Poo, Its Hue, and Stool Tests Too

There are many words that could be used to refer to feces. Feces, stool, excrement, poo, poop, no matter what you call it, it is all the same thing. Feces is defined as semisolid waste product of digestion (Betts et al, 2022). As feces is anything that we can not digest, it can say a lot about our health. As we ingest food in our oral cavity, some absorption may begin to happen here. As the food bolus passes down our esophagus to the stomach, it mixes with gastric juices, forming chyme. Most of the absorption of what we eat occurs in the small intestines. Bacteria in the large intestines may catabolically break down some particles further, allowing for more absorption but not much, as most of what our bodies needed to absorb was done so in the small intestines. In the large intestines, some water and electrolytes are reabsorbed. Whatever is left is now officially feces.  The article, The Characterization of Feces and Urine: A Review of the Literature to Inform Advanced Treatment Technology, states that “Feces are composed of water, protein, undigested fats, polysaccharides, bacterial biomass, ash, and undigested food residues” (Rose et al. 2015). The fecal matter then travels down through the large intestines, into the anal canal and is excreted through the anus.

According to HealthPartners (2024), healthy feces can be described using few characteristics. It should be cylindrical, a few inches long, semi-solid, with a brown color best depicted by the Bristol Stool Scale (Fig. 1) as type 3 or type 4. The stool in type 1 or type 2 may indicate constipation while type 6 and 7 are referred to as diarrhea.

Figure 1. The Bristol Stool Scale. Type 3 and 4 are considered healthy stools

The form our feces takes is not the only important aspect to be concerned with. Sometimes the color of feces is produced by our diets but sometimes it can be a sign of serious problems within our bodies. Brown is the normal color of fecal matter due to bilirubin waste. Black or dark colored stool could indicate bleeding, as would visibly seeing blood. Overly green stool might suggest absorption issues or bile being present in the stool. Yellow stool can also indicate absorption problems or too much fat in a person’s diet. Pasty clay or light-colored stool could signal that the body is not producing enough bile or problems with the bile duct (Zhou et al, 2023)

What can your poo say about you? To help keep a check on your overall health, including your digestive system, there are tests for your feces. These tests include gFOBT, FIT, stool cultures, and stool fat testing. gFOBT stands for guaiac-based fecal occult blood test which tests for blood in the stool using a chemical reaction. FIT means fecal immunochemical test which also tests for blood but utilizes antibodies to do so. Stool cultures help detect abnormal bacteria that are usually found in the gastrointestinal tract. Stool fat tests examine the stool for fat that is not being absorbed correctly (Canadian Cancer Center, nd). These tests can help provide you and your provider with vital information about your GI tract. Specific ailments like anal fissures, anemia, colitis, colon polyps, diverticulitis, exocrine pancreatic insufficiency, GI bleeding, hemorrhoids, infections, inflammatory bowel disease (IBD), Steatorrhea, stomach ulcers, and even colon cancer can be detected.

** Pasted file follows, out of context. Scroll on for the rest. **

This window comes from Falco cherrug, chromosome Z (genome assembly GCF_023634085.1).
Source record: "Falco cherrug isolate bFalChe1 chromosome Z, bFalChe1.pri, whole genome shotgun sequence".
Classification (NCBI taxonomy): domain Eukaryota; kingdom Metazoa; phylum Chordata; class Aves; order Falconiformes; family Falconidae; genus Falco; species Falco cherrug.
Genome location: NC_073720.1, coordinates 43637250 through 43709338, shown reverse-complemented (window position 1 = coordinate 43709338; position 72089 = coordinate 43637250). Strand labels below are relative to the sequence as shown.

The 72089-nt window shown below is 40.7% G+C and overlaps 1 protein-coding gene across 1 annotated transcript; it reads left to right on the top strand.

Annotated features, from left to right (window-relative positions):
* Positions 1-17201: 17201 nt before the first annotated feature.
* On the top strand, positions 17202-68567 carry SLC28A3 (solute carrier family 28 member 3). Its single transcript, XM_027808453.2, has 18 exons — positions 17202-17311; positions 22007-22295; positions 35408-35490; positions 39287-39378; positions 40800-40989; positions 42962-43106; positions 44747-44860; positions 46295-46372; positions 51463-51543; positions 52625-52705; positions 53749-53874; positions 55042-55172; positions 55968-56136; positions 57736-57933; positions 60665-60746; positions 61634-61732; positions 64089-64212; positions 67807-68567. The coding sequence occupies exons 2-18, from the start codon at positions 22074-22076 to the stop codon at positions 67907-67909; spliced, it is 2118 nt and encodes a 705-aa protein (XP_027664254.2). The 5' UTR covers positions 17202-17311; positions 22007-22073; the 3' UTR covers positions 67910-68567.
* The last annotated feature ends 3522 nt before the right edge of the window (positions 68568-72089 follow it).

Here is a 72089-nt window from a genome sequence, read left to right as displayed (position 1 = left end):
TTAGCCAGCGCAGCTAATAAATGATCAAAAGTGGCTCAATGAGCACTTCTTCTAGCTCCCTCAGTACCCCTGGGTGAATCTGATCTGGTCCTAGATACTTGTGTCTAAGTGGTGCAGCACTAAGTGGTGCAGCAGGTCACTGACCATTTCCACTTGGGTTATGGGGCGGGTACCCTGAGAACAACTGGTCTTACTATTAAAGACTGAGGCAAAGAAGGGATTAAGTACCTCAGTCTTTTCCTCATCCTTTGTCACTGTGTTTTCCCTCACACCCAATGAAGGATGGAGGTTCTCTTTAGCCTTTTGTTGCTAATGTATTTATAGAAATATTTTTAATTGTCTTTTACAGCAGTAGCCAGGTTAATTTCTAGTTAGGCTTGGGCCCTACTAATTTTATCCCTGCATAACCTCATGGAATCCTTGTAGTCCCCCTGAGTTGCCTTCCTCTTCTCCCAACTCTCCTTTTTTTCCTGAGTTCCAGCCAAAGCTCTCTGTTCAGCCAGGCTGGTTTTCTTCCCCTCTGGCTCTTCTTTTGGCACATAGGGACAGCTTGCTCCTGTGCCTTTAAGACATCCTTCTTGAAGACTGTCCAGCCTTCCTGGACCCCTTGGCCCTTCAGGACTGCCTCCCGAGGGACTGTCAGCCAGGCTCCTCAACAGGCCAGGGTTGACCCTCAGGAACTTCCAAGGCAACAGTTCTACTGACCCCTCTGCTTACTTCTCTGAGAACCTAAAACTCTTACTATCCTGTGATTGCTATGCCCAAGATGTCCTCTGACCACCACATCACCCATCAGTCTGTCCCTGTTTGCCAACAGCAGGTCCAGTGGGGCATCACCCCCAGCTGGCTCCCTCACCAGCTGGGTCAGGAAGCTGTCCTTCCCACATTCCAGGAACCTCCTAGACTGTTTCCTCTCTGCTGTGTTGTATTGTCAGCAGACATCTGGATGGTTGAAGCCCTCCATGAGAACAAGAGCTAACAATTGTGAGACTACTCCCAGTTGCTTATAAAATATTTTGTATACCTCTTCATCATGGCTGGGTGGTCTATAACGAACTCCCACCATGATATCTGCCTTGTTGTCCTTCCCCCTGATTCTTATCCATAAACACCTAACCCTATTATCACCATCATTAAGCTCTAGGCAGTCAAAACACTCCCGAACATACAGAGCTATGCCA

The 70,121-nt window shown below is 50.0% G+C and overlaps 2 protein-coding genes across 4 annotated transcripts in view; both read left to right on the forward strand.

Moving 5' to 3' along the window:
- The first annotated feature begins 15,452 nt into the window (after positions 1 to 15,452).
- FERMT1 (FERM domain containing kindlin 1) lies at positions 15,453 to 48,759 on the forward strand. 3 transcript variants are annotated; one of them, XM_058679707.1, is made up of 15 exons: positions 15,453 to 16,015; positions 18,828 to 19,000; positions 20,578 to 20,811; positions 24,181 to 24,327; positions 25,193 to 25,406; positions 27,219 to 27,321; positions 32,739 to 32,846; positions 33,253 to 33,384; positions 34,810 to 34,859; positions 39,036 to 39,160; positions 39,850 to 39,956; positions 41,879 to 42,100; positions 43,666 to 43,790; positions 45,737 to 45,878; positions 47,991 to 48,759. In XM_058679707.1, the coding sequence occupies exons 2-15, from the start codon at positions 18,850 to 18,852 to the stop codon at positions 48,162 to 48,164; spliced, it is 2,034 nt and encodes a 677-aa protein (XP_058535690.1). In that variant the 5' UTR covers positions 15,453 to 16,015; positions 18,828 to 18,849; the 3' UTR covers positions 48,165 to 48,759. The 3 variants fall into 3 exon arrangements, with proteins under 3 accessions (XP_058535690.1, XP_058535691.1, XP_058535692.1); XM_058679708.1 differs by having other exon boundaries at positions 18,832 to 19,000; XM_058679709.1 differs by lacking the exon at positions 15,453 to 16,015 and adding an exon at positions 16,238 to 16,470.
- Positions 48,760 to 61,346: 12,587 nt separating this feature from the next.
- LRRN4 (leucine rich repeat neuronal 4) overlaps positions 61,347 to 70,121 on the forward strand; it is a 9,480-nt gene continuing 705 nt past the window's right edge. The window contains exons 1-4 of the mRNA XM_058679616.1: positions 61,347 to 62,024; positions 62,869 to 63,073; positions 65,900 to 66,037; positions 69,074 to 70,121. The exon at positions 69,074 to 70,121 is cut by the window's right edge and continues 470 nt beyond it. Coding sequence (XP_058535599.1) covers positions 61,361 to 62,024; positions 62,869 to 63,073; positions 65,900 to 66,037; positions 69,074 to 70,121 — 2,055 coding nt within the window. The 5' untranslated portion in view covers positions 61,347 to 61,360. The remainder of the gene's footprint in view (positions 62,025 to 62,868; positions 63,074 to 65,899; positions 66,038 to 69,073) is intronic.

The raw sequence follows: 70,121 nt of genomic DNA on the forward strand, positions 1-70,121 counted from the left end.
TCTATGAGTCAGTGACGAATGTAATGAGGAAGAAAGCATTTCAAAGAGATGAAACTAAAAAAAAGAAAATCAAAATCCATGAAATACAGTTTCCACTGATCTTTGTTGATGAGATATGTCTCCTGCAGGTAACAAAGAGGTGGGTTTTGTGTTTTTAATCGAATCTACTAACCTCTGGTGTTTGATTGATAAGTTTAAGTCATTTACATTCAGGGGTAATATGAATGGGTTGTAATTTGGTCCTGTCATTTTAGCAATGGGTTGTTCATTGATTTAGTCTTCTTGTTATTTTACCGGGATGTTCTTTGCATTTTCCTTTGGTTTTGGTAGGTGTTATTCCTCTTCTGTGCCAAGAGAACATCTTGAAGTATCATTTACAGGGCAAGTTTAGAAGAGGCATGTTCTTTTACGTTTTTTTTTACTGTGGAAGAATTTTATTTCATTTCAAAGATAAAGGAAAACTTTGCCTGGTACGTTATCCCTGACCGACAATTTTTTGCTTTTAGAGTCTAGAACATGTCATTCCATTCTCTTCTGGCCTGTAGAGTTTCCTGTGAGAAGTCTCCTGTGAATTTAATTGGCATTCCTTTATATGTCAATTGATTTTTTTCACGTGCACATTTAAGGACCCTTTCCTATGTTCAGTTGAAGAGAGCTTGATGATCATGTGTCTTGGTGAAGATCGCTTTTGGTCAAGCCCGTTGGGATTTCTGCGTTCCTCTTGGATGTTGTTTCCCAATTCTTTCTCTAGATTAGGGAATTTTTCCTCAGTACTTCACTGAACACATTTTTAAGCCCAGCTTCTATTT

Literature Cited

Canadian Cancer Center. (nd). Stool Test. https://cancer.ca/en/treatments/tests-and-procedures/stool-test

Betts, J. G., Young, K. A., Wise, J. A., Johnson, E., Poe, B., Kruse, D. H., & Korol, O. (2022). Key Terms. In Anatomy and Physiology 2e. OpenStax. Retrieved from https://openstax.org/books/anatomy-and-physiology-2e/pages/23-key-terms

Rose, C., Parker, A., Jefferson, B., & Cartmell, E. (2015). The Characterization of Feces and Urine: A Review of the Literature to Inform Advanced Treatment Technology. Critical Reviews in Environmental Science and Technology45(17), 1827–1879. https://doi.org/10.1080/10643389.2014.1000761

 Zhou, J. et al., “Stool Image Analysis for Digital Health Monitoring By Smart Toilets,” in IEEE Internet of Things Journal, vol. 10, no. 5, pp. 3720-3734, 1 March1, 2023, doi: 10.1109/JIOT.2022.3158886.

HealthPartners. (2024). HealthPartners. The healthy poop chart: What your stool says about your health. https://www.healthpartners.com/blog/healthy-poop-chart/